Publication date: 13th July 2017
We don’t deal in right or wrong. We deal in advantage and disadvantage.
The intrigue of the old-school cipher trumps 21st century cyber in My Name is Nobody, which offers a timely, wholly relevant peek behind the scenes of security challenges affecting the world at large, and events much closer to home. Complex action thrillers are all well and good but it was refreshing to see a strong storyline combining classic methods to confront a contemporary menace.
Government operators are caught up in the covert Parliamentary machine acquiring intelligence, reacting to impossible situations, and fending off early indications that something in the machine is very, very wrong. It’s just a matter of identifying exactly what that something or someone is.
It’s Solomon Vine who is unofficially recruited to carry out this impossible task. Although currently suspended from duty, this talented spy has to root out the truth of an old friend’s disappearance after learning of a violent struggle at his home. And yet it’s not just Gabriel Wilde’s whereabouts he has to contend with, but also the circumstances surrounding the last time they met when a prisoner in Istanbul offered cryptic information yet became a target right under their nose.
The investigation is unauthorised which increases its complication factor and ease of denial, and what little evidence does taunt him only nurtures suspicions about his friend’s ulterior motives. And if Vine’s involvement is discovered any previous loyalty will not be taken into account as he’s already skating on thin ice after the Istanbul incident, a cruel souvenir of his many years of service.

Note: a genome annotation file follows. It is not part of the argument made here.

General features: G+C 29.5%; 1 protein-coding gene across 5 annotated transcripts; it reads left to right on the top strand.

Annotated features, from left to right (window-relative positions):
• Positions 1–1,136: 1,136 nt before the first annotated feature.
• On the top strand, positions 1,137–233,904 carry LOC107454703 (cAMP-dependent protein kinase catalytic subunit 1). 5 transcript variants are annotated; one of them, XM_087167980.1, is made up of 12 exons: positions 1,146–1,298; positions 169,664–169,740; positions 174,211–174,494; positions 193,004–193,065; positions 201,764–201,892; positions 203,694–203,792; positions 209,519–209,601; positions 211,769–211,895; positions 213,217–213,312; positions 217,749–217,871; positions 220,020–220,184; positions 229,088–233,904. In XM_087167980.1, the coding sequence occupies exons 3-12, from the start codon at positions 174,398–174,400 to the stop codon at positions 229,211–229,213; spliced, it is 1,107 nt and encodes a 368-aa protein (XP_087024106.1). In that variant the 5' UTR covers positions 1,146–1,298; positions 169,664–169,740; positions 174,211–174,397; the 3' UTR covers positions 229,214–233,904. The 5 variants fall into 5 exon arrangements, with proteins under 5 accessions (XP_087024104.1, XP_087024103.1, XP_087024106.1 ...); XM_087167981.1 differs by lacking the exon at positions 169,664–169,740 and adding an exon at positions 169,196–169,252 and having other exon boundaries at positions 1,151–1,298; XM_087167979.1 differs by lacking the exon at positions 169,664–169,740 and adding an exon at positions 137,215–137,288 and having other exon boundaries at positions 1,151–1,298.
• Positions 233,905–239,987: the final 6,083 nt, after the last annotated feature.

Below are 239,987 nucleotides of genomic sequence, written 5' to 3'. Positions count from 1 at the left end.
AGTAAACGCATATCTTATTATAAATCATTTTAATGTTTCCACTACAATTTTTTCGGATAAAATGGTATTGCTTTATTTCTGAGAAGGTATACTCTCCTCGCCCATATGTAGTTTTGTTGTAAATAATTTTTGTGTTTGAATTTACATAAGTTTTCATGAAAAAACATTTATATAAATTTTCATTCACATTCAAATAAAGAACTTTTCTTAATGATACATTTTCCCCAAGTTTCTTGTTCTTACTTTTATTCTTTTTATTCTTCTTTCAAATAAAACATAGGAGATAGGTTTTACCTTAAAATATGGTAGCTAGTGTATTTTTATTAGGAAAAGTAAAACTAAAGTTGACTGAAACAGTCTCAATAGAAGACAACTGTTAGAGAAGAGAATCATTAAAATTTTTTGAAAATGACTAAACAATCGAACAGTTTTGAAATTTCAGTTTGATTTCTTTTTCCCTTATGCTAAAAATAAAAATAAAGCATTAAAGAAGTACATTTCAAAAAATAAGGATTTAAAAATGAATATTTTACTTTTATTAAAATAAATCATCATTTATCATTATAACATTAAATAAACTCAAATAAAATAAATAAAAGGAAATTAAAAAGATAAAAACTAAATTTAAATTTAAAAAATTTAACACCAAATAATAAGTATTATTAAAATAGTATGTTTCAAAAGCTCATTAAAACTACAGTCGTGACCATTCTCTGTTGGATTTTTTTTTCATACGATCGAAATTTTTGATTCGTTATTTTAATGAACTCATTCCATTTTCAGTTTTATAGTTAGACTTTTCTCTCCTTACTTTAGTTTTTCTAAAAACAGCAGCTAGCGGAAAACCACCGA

What I like about Vine is that his outward appearance is one of relative normality when in reality he’s a codebreaking, number-crunching security analyst able to identify the severity of a terrorist threat by analysing the data he’s presented with. He’s not afraid to harness every ploy imaginable to fly under the radar. The problem being so does the elusive truth he is unsuccessfully chasing.
This story is a masterful performance of one man’s defiance to continue with his distinctive pursuit, despite the obstacles and warning signs – everything is connected, but those unruly dots refuse to line up without Solomon Vine’s unwavering perseverance.
My Name is Nobody is a solid British spy thriller with a very surprising outcome.
(I received a copy of this title from the publisher – complete with a cryptic challenge to solve! – and it’s my pleasure to provide an unbiased review.)
(Courtesy of Amazon UK)
‘I know a secret. A secret that changes everything…’
Solomon Vine was the best of his generation, a spy on a fast track to the top. But when a prisoner is shot in unexplained circumstances on his watch, only suspension and exile beckon.
Three months later, MI6’s Head of Station in Istanbul is abducted from his home. There are signs of a violent struggle. With the Service in lockdown, uncertain of who can be trusted, thoughts turn to the missing man’s oldest friend: Solomon Vine.
Officially suspended, Vine can operate outside the chain of command to uncover the truth. But his investigation soon reveals that the disappearance heralds something much darker. And that there’s much more at stake than the life of a single spy…
(Courtesy of A M Heath Literary Agent website)
Matthew Richardson was born in 1990 and graduated with a First in English from Durham University in 2011, where he was a Vice-Chancellor’s academic scholar and edited the student newspaper Palatinate. He then went on to postgraduate research at Merton College, Oxford, followed by a spell as a freelance journalist. Since then, Matthew has worked as a speechwriter and researcher in Westminster, writing pieces for a wide variety of publications, including the Times, Sunday Times, Daily Telegraph and New Statesman.
His debut novel, My Name is Nobody, is the first in the Solomon Vine thriller series and will be published by Penguin.